A ruling by the National Labor Relations Board could clear the way for votes to be counted in a 2-year-old union case at Seattle University.

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Two years after adjunct faculty at Seattle University cast votes on whether to form a union, a decision by the National Labor Relations Board (NLRB) appears to have cleared the way for the votes to be counted.

A three-person panel of the NLRB issued the ruling Tuesday. The Jesuit university has argued that because it is a religious institution, its adjunct faculty (which it calls “contingent”) are not covered by the National Labor Relations Act, and are not eligible to be part of a bargaining unit.

The university argued that, in an earlier decision, the regional office of the NLRB misapplied the findings from another recent union case to Seattle University’s situation.

But in Tuesday’s ruling, the NLRB wrote that only nontenured faculty in the Department of Theology and Religious Studies and the School of Theology and Ministry should be excluded from those contingent faculty who are eligible to be in a union.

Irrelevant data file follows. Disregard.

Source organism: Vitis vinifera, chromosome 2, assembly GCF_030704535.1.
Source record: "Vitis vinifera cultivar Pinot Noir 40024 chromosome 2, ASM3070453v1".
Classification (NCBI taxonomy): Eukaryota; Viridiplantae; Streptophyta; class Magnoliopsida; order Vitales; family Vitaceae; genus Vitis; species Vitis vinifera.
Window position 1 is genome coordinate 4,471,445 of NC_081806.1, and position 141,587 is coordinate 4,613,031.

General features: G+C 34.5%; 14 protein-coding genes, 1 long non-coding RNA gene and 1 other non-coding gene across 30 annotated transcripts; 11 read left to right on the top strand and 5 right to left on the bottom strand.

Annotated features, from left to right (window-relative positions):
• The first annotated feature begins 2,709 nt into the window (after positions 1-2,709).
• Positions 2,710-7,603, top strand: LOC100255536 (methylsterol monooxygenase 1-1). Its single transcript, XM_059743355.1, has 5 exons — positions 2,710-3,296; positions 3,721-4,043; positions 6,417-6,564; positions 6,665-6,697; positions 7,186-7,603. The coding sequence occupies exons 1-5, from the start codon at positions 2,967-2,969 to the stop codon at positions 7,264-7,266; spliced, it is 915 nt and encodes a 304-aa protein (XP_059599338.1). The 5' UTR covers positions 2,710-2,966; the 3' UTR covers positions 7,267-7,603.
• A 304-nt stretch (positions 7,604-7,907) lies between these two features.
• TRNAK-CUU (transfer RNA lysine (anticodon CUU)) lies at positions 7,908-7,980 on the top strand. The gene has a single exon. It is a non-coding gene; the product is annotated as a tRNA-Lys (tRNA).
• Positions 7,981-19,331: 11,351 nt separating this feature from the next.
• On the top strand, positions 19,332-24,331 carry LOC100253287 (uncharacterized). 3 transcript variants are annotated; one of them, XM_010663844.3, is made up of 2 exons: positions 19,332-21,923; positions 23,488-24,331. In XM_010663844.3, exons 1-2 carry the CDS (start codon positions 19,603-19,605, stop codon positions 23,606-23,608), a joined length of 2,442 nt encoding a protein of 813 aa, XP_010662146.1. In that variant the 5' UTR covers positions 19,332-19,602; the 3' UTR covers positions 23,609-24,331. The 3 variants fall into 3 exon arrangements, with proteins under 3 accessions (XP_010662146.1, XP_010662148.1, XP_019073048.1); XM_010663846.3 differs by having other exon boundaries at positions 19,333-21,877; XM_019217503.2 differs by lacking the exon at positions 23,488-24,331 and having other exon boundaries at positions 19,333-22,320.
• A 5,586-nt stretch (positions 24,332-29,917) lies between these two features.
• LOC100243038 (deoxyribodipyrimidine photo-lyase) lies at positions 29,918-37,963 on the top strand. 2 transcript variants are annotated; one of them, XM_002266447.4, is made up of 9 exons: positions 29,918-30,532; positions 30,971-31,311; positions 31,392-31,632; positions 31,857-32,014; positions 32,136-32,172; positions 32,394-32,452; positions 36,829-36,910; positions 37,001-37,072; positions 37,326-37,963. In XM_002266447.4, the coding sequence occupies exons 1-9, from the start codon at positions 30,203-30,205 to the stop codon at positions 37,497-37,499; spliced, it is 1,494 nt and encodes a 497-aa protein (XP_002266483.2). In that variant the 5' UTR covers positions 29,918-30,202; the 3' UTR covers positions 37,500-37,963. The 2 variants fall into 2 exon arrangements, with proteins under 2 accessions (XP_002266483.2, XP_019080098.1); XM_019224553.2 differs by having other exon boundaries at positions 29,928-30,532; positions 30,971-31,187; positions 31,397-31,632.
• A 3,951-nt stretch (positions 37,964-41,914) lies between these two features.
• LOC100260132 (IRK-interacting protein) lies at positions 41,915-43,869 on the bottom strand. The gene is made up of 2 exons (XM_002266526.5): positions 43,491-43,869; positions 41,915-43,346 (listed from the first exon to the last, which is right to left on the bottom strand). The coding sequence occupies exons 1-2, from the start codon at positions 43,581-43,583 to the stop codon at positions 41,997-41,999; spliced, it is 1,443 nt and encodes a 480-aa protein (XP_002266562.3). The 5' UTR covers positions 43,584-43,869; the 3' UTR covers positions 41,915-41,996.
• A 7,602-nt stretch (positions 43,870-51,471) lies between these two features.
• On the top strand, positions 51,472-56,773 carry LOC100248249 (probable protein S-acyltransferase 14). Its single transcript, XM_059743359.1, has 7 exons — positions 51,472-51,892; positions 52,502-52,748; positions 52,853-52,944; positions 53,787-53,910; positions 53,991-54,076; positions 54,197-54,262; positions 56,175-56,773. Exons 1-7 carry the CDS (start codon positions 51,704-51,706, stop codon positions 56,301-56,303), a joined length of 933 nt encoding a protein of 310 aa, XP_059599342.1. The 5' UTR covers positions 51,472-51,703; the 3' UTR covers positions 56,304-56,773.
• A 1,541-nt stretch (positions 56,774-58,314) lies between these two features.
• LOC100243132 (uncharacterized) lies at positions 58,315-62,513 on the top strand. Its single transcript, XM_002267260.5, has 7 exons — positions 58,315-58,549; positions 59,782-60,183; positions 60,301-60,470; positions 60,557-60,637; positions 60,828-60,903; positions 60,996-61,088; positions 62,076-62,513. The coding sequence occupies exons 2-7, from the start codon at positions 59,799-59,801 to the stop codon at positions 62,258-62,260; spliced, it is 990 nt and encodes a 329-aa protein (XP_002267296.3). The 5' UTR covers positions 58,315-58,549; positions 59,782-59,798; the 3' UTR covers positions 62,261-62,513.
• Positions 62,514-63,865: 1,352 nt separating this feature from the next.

Adjuncts are faculty members who work on shorter-term contracts, often for lesser pay and benefits. About half of all faculty at Seattle U. are adjuncts.

The ruling sends the case back to the regional NLRB director, who has previously ruled in favor of counting the votes. Service Employees International Union 925, the union that’s worked to organize faculty there, predicted the votes would be counted in about two weeks.

“Our count is strong — we believe we will win the vote easily,” said Benedict Stork, a contingent faculty member who teaches film studies.

Stork joined Seattle U. two years ago, after the votes had been cast, but said he got involved in the unionization efforts, in part, because he believes the university hires so many of its faculty part time to avoid paying higher salaries and offering benefits.

He said he thinks the university has fought against the vote count for so long because it, too, believes the unionization effort will win.

Seattle University did not have an immediate response, other than to note that the regional director must make a decision on the vote counting. Previously, the university said it had done a great deal to improve working conditions for contingent faculty, including long-term teaching contracts and better pay.

Stork said he has not seen any improvements in salary or the length of teaching contracts since he started.

He said that he expected both the university and the union would send a delegation to observe the vote-counting, and that the university would likely challenge some of the votes, “and we’ll have a contingent to do the same.”